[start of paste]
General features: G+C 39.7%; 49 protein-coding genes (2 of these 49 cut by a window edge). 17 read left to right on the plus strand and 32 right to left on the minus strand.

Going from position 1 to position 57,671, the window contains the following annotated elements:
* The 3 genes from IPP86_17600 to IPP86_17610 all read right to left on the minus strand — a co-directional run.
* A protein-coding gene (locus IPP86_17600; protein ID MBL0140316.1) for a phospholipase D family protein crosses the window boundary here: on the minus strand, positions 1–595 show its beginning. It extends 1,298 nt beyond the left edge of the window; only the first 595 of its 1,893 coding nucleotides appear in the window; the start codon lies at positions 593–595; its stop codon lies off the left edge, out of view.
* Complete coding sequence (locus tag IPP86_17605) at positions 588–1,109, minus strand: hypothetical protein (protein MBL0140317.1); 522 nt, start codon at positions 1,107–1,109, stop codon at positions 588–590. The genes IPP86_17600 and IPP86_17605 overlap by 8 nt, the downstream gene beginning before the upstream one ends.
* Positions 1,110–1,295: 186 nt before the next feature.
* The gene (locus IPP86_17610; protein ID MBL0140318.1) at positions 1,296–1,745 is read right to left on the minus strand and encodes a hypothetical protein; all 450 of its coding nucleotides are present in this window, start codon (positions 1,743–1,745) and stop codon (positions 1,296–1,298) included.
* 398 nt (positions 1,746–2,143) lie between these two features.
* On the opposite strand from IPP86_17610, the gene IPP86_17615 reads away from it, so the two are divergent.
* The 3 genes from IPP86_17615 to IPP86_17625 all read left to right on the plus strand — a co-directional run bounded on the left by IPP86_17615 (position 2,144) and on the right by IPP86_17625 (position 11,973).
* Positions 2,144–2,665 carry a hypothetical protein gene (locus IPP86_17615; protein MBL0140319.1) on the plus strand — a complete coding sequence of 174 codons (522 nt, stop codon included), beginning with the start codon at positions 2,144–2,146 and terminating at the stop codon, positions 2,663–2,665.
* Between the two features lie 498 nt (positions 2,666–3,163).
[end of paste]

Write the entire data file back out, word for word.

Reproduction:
General features: G+C 39.7%; 49 protein-coding genes (2 of these 49 cut by a window edge). 17 read left to right on the plus strand and 32 right to left on the minus strand.

Going from position 1 to position 57,671, the window contains the following annotated elements:
* The 3 genes from IPP86_17600 to IPP86_17610 all read right to left on the minus strand — a co-directional run.
* A protein-coding gene (locus IPP86_17600; protein ID MBL0140316.1) for a phospholipase D family protein crosses the window boundary here: on the minus strand, positions 1–595 show its beginning. It extends 1,298 nt beyond the left edge of the window; only the first 595 of its 1,893 coding nucleotides appear in the window; the start codon lies at positions 593–595; its stop codon lies off the left edge, out of view.
* Complete coding sequence (locus tag IPP86_17605) at positions 588–1,109, minus strand: hypothetical protein (protein MBL0140317.1); 522 nt, start codon at positions 1,107–1,109, stop codon at positions 588–590. The genes IPP86_17600 and IPP86_17605 overlap by 8 nt, the downstream gene beginning before the upstream one ends.
* Positions 1,110–1,295: 186 nt before the next feature.
* The gene (locus IPP86_17610; protein ID MBL0140318.1) at positions 1,296–1,745 is read right to left on the minus strand and encodes a hypothetical protein; all 450 of its coding nucleotides are present in this window, start codon (positions 1,743–1,745) and stop codon (positions 1,296–1,298) included.
* 398 nt (positions 1,746–2,143) lie between these two features.
* On the opposite strand from IPP86_17610, the gene IPP86_17615 reads away from it, so the two are divergent.
* The 3 genes from IPP86_17615 to IPP86_17625 all read left to right on the plus strand — a co-directional run bounded on the left by IPP86_17615 (position 2,144) and on the right by IPP86_17625 (position 11,973).
* Positions 2,144–2,665 carry a hypothetical protein gene (locus IPP86_17615; protein MBL0140319.1) on the plus strand — a complete coding sequence of 174 codons (522 nt, stop codon included), beginning with the start codon at positions 2,144–2,146 and terminating at the stop codon, positions 2,663–2,665.
* Between the two features lie 498 nt (positions 2,666–3,163).